Here is another, where the title of the article by Craig Iskowitz sounds as if he thinks robo-advisors are a passing fad: Dead Robo Walking: Why Wealthfront is Doomed. However, he provides real analysis of the new technology and differentiates the growing field of robo-advisors, calling out Wealthfront as an advisor he believes failed to prepare and execute well. Wealthfront may not do well, but Mr. Iskowitz sees it as losing out to other investment firms, both robo or traditional. (Also see Robo-Advisors may be just what we need!)

Finally, there are some who purport to be threatened but may in fact be carving out their own turf in the robo-advisor space. Ron Lieber believes that is what JP Morgan is doing. See “Jamie Dimon Wants to Protect You From Innovative Start-Ups.

As I said in What is a financial plan?, that those who insist that robo-advisors will not replace individual, human planners comprise the “There’s no app for that” group.

Hold on, Steven. This is Siri. What about me? Where do I fit in?

Well Siri, you are a robo-voice, not an advisor.

But you ask me questions all the time!

Yes, I do. But I don’t count on you for life-changing decisions!

I’m hurt!

Enough! As promised, back to Sara Grillo. In the end, she thinks robo-advisors “are a good way to get financial advice for those who have no emotion attached to their money, a long time horizon, and simple requirements.” However, if you need more attention, then she expects you to pay a human for advice, despite the $500,000 portfolio minimum threshold barrier.

Should that be the cutoff? You have to already be wealthy to get good advice? We think it shouldn’t.

Imagine that, as a financial planner, CFP or other advisor, robo-advisor technology frees up more of your time. You could use that time to provide more advice to clients or to advise more clients. Just like the introduction of word processing and desktop computers in offices decades ago, technology brought efficiencies and created a massive shift in how we use time.

Or Imagine that we can create a robo-advisor website that will provide the sort of advice that a human would, even encompassing the issues Ms. Grillo suggests: “complicated trust and estate issues, a need for cash flow planning.” This is my hope for the website we are building, that we can make the essence of human financial planner advice accessible to those who made need it most, who have not amassed great wealth – yet.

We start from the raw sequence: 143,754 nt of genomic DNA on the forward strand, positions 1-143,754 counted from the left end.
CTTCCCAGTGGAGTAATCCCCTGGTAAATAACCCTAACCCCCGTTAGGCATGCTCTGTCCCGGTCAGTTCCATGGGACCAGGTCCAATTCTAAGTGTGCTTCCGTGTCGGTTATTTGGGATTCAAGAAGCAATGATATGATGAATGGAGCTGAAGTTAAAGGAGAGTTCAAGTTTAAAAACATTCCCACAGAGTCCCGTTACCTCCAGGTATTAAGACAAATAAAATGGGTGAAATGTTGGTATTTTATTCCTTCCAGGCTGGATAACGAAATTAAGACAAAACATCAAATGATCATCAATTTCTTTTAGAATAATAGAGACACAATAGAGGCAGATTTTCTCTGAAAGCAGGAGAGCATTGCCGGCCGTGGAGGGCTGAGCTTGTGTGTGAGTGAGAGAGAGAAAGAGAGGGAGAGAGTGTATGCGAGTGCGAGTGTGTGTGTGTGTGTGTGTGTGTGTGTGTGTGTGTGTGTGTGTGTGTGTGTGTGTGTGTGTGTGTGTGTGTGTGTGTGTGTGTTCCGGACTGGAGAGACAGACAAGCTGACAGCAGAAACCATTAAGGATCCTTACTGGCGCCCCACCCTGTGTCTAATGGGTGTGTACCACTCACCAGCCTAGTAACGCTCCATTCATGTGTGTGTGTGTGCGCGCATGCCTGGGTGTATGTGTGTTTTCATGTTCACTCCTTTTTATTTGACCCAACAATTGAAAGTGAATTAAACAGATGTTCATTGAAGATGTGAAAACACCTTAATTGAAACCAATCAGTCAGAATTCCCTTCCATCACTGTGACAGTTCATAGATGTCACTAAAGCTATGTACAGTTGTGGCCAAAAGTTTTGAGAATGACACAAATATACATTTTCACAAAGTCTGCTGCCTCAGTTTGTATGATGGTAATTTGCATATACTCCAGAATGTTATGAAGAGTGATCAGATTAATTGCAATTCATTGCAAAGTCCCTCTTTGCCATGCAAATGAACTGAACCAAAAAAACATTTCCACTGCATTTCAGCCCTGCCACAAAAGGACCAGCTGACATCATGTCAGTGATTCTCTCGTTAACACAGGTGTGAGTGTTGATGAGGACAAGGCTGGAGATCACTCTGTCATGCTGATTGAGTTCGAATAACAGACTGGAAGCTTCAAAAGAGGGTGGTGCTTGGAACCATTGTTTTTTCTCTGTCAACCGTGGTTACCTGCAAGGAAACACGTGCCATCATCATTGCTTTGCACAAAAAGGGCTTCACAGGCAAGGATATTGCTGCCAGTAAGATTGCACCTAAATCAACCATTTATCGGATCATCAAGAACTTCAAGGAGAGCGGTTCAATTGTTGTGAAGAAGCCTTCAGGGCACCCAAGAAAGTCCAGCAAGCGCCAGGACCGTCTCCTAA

Technological change comes in many forms and constantly evolves – that is a constant in our lives. Those who resist are often buried in the process – Neil’s dinosaurs. Those who would adopt and adapt fare far better.

Don’t you agree Siri? Siri?

I’m not talking to you until you apologize

Oh boy.

China’s economy, the stock market and politics


(worried about investing?)

So far this year, checking your investment account balances could lead to an upset stomach, or worse. You are better off watching the historically unusual 2016 presidential campaigns. That way, you have enough to distract you from making a bad investment decision … even if Donald Trump or others upset your stomach.

What would a bad decision be? Here are several worries you may have, stated as “oh no,” along with a description of the potential bad investment decision:

“Oh no, stocks are too risky, I’m moving my money over bonds instead” – a.k.a., changing your portfolio allocation

If you (and your advisors) constructed a good long-term portfolio, then stick to the allocation in your portfolio. At present, the return on most bonds is less than the rate of inflation, after income taxes. The return on money markets is even less. So, unless you have amassed huge sums, you need the stock market returns to reach your financial goals.

That means you have to stay in stocks, and ride out the current downturn.

“But does that work?”

Let’s take the last big market dive of 2008 as an example. Measuring stock performance from 2008 through 2012, “the S&P 500 generated a cumulative return of 8.6 percent.”   See Went to Cash? Here’s the next Big Mistake You’ll Make.

Have you seen any bonds paying 8.6%?

“No.”

I didn’t think so.

True, there are alternate investments, such as hedge funds, precious metals, commodities and raw materials, which could perform better than bonds. However, each has different risks and expenses, and some of these have high barriers to entry. If any of these investments do belong in your portfolio, they are there to balance your other investments, which must still include stocks.

“Oh no, investing is too risky, I’m putting my savings in cash for now” – a.k.a., attempting to time the market